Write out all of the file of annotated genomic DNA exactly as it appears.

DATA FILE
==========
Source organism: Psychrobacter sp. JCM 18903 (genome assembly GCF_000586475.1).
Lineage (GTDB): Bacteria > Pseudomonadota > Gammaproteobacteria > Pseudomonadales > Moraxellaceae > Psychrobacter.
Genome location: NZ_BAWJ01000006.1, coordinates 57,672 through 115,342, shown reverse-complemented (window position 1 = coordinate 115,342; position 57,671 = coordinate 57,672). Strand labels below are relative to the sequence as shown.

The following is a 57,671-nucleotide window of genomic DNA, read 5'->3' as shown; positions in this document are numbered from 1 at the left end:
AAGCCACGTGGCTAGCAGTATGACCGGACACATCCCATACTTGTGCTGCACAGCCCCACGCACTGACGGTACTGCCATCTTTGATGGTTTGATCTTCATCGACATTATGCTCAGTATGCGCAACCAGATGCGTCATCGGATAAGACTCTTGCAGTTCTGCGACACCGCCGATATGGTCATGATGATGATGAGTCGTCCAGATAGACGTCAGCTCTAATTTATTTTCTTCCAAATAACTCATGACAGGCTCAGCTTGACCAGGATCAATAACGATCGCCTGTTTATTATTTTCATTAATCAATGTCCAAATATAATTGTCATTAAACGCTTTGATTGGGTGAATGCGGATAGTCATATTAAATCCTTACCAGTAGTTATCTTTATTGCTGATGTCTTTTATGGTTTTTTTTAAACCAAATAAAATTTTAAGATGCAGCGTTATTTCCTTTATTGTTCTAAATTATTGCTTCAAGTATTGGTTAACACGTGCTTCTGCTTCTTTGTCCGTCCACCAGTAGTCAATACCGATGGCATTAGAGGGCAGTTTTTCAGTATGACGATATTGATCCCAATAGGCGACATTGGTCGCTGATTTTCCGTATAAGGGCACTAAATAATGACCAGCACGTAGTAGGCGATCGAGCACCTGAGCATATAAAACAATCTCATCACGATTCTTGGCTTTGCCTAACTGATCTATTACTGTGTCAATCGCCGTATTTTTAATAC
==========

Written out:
Source organism: Psychrobacter sp. JCM 18903 (genome assembly GCF_000586475.1).
Lineage (GTDB): Bacteria > Pseudomonadota > Gammaproteobacteria > Pseudomonadales > Moraxellaceae > Psychrobacter.
Genome location: NZ_BAWJ01000006.1, coordinates 57,672 through 115,342, shown reverse-complemented (window position 1 = coordinate 115,342; position 57,671 = coordinate 57,672). Strand labels below are relative to the sequence as shown.

The following is a 57,671-nucleotide window of genomic DNA, read 5'->3' as shown; positions in this document are numbered from 1 at the left end:
AAGCCACGTGGCTAGCAGTATGACCGGACACATCCCATACTTGTGCTGCACAGCCCCACGCACTGACGGTACTGCCATCTTTGATGGTTTGATCTTCATCGACATTATGCTCAGTATGCGCAACCAGATGCGTCATCGGATAAGACTCTTGCAGTTCTGCGACACCGCCGATATGGTCATGATGATGATGAGTCGTCCAGATAGACGTCAGCTCTAATTTATTTTCTTCCAAATAACTCATGACAGGCTCAGCTTGACCAGGATCAATAACGATCGCCTGTTTATTATTTTCATTAATCAATGTCCAAATATAATTGTCATTAAACGCTTTGATTGGGTGAATGCGGATAGTCATATTAAATCCTTACCAGTAGTTATCTTTATTGCTGATGTCTTTTATGGTTTTTTTTAAACCAAATAAAATTTTAAGATGCAGCGTTATTTCCTTTATTGTTCTAAATTATTGCTTCAAGTATTGGTTAACACGTGCTTCTGCTTCTTTGTCCGTCCACCAGTAGTCAATACCGATGGCATTAGAGGGCAGTTTTTCAGTATGACGATATTGATCCCAATAGGCGACATTGGTCGCTGATTTTCCGTATAAGGGCACTAAATAATGACCAGCACGTAGTAGGCGATCGAGCACCTGAGCATATAAAACAATCTCATCACGATTCTTGGCTTTGCCTAACTGATCTATTACTGTGTCAATCGCCGTATTTTTAATAC